When in 1936 one of the physicians on the staff of the Children's Hospital expressed surprise that several consecutive patients with tetanus had recovered during that year, the remark prompted a review of the cases of tetanus observed in that hospital since 1921. The present communication is concerned with those and with subsequent cases. The small number of cases involved cannot be subjected to detailed statistical analysis, and the many uncontrolled variables preclude all but the most general conclusions. In spite of these drawbacks, I feel that certain valid observations have been made and that their implications are of such grave import as to warrant reporting.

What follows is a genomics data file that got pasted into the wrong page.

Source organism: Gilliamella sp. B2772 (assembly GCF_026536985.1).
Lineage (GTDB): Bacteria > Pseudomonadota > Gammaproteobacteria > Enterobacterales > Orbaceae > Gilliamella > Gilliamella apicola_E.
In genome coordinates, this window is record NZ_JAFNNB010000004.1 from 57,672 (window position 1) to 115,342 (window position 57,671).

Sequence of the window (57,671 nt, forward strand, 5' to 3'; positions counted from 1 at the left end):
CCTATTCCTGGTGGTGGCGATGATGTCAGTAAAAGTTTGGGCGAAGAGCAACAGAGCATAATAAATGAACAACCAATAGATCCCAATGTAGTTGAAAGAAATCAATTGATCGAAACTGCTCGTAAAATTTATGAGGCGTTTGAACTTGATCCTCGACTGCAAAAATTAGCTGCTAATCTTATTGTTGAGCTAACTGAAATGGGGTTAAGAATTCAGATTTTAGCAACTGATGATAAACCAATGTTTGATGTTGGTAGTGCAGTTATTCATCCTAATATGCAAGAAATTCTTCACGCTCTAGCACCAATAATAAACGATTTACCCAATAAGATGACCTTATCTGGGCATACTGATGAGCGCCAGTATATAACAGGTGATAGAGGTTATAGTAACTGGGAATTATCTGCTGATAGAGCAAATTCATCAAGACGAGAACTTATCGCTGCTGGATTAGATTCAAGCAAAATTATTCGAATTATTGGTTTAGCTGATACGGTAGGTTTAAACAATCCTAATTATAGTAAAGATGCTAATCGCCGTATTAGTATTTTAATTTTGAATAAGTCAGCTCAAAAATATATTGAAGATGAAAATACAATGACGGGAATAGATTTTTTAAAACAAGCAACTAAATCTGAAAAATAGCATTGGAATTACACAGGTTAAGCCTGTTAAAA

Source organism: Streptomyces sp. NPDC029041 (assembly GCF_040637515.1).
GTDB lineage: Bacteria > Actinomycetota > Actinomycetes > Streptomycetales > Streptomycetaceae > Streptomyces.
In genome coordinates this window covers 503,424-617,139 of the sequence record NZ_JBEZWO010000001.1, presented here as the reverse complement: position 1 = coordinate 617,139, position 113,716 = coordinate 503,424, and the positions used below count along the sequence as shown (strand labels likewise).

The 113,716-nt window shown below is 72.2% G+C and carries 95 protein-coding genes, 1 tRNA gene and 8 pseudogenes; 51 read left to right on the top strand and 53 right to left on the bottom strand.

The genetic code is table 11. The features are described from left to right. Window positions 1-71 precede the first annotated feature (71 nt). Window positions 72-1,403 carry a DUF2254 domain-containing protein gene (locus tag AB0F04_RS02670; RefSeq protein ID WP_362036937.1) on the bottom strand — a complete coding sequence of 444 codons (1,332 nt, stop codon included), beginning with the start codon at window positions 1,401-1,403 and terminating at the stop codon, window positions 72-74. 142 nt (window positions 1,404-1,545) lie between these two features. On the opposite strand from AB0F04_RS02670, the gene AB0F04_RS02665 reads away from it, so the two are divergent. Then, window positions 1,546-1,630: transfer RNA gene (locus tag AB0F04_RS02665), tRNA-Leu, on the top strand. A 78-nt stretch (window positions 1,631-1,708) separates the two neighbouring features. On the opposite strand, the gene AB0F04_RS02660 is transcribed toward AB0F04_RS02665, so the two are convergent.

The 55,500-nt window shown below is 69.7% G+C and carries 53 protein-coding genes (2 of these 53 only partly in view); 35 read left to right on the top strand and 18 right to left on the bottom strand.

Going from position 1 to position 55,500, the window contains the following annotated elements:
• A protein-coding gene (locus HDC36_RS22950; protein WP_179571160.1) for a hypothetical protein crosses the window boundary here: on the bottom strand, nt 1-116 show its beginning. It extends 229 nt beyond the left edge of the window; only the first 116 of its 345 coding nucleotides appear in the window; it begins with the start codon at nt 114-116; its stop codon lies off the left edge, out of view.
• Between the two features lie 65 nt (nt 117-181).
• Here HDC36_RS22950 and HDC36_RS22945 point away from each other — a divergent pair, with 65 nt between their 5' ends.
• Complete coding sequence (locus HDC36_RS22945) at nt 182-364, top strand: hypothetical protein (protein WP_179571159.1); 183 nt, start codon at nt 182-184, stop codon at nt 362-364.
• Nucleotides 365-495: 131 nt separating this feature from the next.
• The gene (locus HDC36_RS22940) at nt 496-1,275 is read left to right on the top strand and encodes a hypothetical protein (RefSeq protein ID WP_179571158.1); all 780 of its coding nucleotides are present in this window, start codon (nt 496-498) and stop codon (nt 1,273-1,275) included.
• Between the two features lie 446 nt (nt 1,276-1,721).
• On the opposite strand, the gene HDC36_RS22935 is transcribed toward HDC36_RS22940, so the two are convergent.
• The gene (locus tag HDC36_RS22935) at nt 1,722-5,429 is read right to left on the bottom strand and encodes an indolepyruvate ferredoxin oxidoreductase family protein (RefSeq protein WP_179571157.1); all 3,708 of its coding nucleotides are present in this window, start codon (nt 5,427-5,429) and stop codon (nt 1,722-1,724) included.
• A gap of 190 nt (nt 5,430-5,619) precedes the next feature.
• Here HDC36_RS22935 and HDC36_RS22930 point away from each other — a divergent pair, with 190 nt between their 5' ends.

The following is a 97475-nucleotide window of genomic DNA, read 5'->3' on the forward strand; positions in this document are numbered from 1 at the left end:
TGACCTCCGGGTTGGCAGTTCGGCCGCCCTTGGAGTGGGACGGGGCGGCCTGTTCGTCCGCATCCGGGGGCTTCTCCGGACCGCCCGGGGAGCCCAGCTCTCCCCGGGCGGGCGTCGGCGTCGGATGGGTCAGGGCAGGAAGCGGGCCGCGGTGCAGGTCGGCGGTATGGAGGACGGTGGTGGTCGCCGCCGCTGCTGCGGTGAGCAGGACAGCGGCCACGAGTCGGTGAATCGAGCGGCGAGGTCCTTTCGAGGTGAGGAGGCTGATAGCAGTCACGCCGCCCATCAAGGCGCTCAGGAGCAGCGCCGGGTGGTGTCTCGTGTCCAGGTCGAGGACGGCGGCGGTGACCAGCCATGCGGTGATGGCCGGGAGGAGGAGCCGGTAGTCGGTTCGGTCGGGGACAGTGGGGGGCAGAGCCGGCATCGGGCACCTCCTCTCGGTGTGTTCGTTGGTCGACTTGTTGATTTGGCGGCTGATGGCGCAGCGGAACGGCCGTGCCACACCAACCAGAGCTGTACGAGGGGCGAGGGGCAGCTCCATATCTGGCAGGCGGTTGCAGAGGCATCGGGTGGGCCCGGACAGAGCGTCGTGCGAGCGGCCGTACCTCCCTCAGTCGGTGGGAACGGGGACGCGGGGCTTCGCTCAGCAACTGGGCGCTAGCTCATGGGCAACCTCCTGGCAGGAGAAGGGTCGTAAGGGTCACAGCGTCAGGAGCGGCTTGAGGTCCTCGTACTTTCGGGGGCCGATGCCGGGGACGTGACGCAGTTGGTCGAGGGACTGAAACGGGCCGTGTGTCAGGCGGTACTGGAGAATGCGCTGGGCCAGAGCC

REVIEW OF CASES
Although the primary concern of this report is with the treatment of tetanus in children, it is well to become acquainted with the types of cases under discussion. To that end a brief clinical review (largely tabular for the sake of
DIETRICH HF. TETANUS IN CHILDHOOD: WITH SPECIAL REFERENCE TO TREATMENT. Am J Dis Child. 1940;59(4):693–710. doi:10.1001/archpedi.1940.01990150011001
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